Dear Commons Community,
The Center on Budget and Policy Priorities, a nonpartisan research and policy institute, has just published a study indicating that state funding of K-12 education has declined significantly over the past decade. Here is an excerpt:
“Our survey, the most up-to-date data available on state and local funding for schools, also indicates that, after adjusting for inflation:
- Thirty-five states provided less overall state funding per student in the 2014 school year (the most recent year available) than in the 2008 school year, before the recession took hold.
- In 27 states, local government funding per student fell over the same period, adding to the damage from state funding cuts. In states where local funding rose, those increases rarely made up for cuts in state support.”
- At least 23 states will provide less “general” or “formula” funding—the primary form of state support for elementary and secondary schools—in the current school year (2017) than when the Great Recession took hold in 2008, our survey of state budget documents finds…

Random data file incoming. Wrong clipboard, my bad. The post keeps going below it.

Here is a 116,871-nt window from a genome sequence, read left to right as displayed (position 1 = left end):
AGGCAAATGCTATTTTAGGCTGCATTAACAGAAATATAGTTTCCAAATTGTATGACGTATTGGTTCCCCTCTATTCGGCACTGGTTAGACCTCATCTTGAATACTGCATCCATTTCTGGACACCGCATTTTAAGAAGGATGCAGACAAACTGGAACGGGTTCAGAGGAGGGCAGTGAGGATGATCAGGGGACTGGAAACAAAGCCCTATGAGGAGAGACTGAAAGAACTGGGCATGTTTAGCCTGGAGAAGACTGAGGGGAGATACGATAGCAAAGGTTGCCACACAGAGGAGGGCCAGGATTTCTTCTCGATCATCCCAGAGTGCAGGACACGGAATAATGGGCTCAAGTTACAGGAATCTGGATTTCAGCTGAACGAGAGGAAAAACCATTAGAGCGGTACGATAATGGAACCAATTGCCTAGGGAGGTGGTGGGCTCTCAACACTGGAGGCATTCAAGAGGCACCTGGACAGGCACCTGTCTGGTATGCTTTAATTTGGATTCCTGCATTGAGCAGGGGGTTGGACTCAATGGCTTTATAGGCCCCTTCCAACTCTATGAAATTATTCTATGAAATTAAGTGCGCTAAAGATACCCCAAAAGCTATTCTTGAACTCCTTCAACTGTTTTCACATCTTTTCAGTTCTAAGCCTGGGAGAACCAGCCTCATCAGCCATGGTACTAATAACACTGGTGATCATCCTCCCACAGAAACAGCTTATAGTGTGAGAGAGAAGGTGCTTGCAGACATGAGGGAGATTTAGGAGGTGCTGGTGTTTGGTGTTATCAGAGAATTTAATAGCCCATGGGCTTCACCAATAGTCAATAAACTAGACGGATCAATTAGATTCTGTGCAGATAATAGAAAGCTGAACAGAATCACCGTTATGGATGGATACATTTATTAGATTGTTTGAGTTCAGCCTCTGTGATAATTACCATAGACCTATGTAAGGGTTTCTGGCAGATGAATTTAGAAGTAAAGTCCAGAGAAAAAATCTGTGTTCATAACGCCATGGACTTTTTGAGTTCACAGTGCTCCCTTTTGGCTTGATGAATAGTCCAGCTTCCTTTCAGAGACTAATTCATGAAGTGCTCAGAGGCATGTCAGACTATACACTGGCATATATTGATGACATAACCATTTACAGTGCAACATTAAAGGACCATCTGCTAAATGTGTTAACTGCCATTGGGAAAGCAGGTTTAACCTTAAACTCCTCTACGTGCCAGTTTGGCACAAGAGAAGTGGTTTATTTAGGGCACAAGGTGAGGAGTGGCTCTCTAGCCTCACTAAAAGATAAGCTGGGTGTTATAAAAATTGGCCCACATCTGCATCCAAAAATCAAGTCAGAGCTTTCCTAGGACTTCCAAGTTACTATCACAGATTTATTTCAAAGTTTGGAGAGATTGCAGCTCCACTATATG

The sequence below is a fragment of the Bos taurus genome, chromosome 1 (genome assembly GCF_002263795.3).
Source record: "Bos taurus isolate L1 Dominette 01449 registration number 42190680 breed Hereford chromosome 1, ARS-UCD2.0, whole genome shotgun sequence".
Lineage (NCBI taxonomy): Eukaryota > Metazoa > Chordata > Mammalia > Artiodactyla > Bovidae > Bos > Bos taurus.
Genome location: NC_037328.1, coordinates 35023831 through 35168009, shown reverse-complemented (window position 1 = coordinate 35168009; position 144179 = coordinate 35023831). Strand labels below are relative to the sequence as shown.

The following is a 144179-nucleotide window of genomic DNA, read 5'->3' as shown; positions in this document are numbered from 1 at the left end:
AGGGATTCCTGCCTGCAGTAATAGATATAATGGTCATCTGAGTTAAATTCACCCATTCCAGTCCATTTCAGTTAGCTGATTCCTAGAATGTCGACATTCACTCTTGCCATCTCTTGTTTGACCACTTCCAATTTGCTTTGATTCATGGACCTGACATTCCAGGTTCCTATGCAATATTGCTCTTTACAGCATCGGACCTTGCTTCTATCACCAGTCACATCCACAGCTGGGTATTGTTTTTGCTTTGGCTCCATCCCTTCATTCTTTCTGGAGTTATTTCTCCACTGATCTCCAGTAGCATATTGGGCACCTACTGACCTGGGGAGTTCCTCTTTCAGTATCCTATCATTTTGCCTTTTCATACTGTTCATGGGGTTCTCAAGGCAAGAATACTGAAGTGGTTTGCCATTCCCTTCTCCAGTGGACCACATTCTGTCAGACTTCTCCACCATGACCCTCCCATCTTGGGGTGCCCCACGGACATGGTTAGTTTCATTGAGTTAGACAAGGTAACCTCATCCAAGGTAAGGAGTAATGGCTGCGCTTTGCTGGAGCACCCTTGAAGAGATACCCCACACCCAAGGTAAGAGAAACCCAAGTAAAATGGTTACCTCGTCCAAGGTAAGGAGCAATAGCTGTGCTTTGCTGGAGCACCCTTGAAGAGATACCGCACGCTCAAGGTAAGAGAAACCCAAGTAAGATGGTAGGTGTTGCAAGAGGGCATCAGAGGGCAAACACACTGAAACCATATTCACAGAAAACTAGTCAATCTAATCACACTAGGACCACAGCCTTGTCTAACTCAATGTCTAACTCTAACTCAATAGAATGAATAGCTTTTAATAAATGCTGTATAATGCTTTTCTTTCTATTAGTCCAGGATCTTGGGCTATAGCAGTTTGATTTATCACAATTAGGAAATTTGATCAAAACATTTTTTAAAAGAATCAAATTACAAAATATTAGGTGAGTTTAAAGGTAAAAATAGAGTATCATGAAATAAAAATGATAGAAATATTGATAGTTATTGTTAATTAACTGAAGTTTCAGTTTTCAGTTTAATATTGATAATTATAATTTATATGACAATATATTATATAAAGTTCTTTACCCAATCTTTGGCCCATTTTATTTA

- Eight states have cut general funding per student by about 10 percent or more over this period. Five of those eight —Arizona, Kansas, North Carolina, Oklahoma, and Wisconsin enacted income tax rate cuts costing tens or hundreds of millions of dollars each year rather than restore education funding….”
Our country’s future depends heavily on the quality of its schools. Increasing financial support can help K-12 schools implement proven reforms such as hiring and retaining excellent teachers, reducing class sizes, and expanding the availability of high-quality early education. So it’s problematic that so many states have headed in the opposite direction over the last decade. These cuts risk undermining schools’ capacity to develop the intelligence and creativity of the next generation of workers and entrepreneurs.